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"Your book gave me the incentive to keep pushing through, not only with my company but with life as well. Your speaking and seminars are some of the most influential that I have ever sat through and left me always wanting more." More..


Erin Yarbro, CMCA, AMS, PCAM
Community Association Manager, President
Intel Management of SC, LLC


CRAIG'S BLOG

Craig Huntington

Craig Huntington

Latest Entries

Patting Backs, Kicking Tail

Posted by Craig Huntington
Craig Huntington
Craig Huntington received his Bachelor of Science degree in business from Oregon
User is currently offline
on Monday, 03 November 2014
in Blog

Not long ago, I saw a television interview with a very successful major college basketball coach. The TV reporter asked the coach how he kept his team motivated and playing hard over the course of a long, grueling season.

 

The coach explained that he and his staff had identified a number of key metrics for individual player performance, and that when players consistently focused on those important criteria, the team as a whole played better and maximized its chances of winning games.

 

That made sense, but what was really memorable to me was the reward and recognition component of his approach – the actual incentive he used to encourage his players to meet or exceed those key measurements.

 

Gold star stickers and candy.

 

No, seriously.

 

Just like in kindergarten.

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Under the Illusion

Posted by Craig Huntington
Craig Huntington
Craig Huntington received his Bachelor of Science degree in business from Oregon
User is currently offline
on Tuesday, 30 September 2014
in Blog

“The problem with communication is the illusion that it has been accomplished."

– George Bernard Shaw

 

Shaw, the Irish playwright, journalist, essayist, and co-founder of the London School of Economics, died in 1950 at the age of 94. He lived in an age of hand-written (or typed) letters and spent most of his life without the use of a telephone. Communication involved speaking with or writing to someone.

 

Mr. Shaw never used a desktop computer, laptop or smartphone.

 

He never fired off an email to a client or sent a quick text to a colleague.

 

He never Face Timed, Skyped, voice mailed, tweeted or posted.

 

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Burn the Boats

Posted by Craig Huntington
Craig Huntington
Craig Huntington received his Bachelor of Science degree in business from Oregon
User is currently offline
on Wednesday, 10 September 2014
in Blog

I’ve always said that the difference between history’s boldest accomplishments and its most staggering failures is often, simply, the degree of someone’s commitment.

 

It’s making the decision to go all in to achieve something important.

 

You know… jump in with both feet.

 

Go big or go home.

 

And a personal favorite: Burn the Boats.

 

I’ll explain.

 

The story goes that back in the early 1500’s the Spanish had made several expeditions from Cuba to the Yucatan and returned with fascinating tales of a very cultured Mayan society that was loaded with gold riches. As you can imagine, the gold was pretty appealing to the Spanish. So, the Spanish governor of Cuba appointed Hernán Cortés, the Spanish conquistador, to lead a new expedition to the Yucatan.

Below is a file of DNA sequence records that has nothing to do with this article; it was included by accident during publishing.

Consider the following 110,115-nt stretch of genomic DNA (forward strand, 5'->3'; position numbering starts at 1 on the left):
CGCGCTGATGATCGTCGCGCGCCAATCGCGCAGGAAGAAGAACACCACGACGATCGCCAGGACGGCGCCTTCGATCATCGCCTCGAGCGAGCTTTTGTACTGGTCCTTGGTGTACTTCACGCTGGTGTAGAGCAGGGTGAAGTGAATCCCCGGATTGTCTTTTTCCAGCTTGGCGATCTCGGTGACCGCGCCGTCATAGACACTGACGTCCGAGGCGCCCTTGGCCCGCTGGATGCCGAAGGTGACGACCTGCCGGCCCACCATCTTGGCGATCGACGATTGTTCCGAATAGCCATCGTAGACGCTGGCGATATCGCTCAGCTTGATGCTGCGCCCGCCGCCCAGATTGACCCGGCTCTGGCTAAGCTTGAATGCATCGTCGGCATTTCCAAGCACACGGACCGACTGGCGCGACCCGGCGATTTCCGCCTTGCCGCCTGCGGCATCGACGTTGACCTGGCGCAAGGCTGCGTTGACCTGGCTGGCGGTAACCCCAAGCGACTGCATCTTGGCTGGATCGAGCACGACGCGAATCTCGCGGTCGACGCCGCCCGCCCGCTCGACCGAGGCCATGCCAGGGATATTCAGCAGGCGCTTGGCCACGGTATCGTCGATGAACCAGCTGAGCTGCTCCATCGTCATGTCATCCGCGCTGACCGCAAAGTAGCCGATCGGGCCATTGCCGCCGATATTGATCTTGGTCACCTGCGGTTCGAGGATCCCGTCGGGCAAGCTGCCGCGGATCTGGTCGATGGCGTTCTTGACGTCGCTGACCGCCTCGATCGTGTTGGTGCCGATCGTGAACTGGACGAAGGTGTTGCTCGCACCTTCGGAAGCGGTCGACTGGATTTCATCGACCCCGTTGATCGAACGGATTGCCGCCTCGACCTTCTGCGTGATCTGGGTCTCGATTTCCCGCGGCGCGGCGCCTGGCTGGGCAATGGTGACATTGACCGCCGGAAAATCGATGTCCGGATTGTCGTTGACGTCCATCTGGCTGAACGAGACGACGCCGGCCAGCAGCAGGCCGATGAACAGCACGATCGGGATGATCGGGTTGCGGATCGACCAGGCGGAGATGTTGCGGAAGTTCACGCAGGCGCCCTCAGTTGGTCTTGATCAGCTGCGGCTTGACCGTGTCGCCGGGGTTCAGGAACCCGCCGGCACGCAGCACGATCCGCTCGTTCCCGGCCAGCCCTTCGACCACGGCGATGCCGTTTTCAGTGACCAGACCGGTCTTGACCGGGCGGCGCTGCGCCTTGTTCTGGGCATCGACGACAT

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Want Instant Leadership Cred? Set an Example.

Posted by Craig Huntington
Craig Huntington
Craig Huntington received his Bachelor of Science degree in business from Oregon
User is currently offline
on Sunday, 17 August 2014
in Blog

In my opinion, the fastest way to begin establishing your role as a leader in the office, in your home or even in a social environment, is to take action. Be an example. A decisive, yet simple act can make a lasting impression on your colleagues and elevate your position as a genuine leader.

 

Here’s a great story that illustrates this point.

 

In 1837 Dwight Lyman Moody was born into an already large family in Northfield, Massachusetts. His father, a small farmer and stone mason, worked hard to support them but died at the age of 41 when Dwight was just four years old. Edwin Moody’s death left his wife with nine children to care for and meager resources with which to do it.

 

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One, Two, Listen.

Posted by Craig Huntington
Craig Huntington
Craig Huntington received his Bachelor of Science degree in business from Oregon
User is currently offline
on Friday, 04 July 2014
in Blog

I stopped to visit with a young colleague the other day about a business issue. As I was speaking, this talented, energetic professional picked up his smartphone and tapped it a few times. He was checking text messages, email or maybe even a World Cup score. I don’t know. What I do know is that, it reminded me of something very important.

 

If you want to communicate to someone that their opinion matters, that you’re actually interested in what they have to say, then stop what you’re doing and focus exclusively on them.

 

This Young Turk didn’t believe he was being rude. His actions weren’t meant to imply that what I was talking about was insignificant. And I know that whatever was on his small screen wasn’t more valuable to him than the content of our discussion. But you know what? That is what his behavior was communicating.

 

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UPCOMING EVENTS:

  

April 13 - Rocky Mountain Chapter CAI Spring Showcase - Technology Security

April 14 - Oregon CAI Lunchon - Portland - One Hour Board Meeting 

May 3 - 6 - CAI National Convention - Las Vegas, NV

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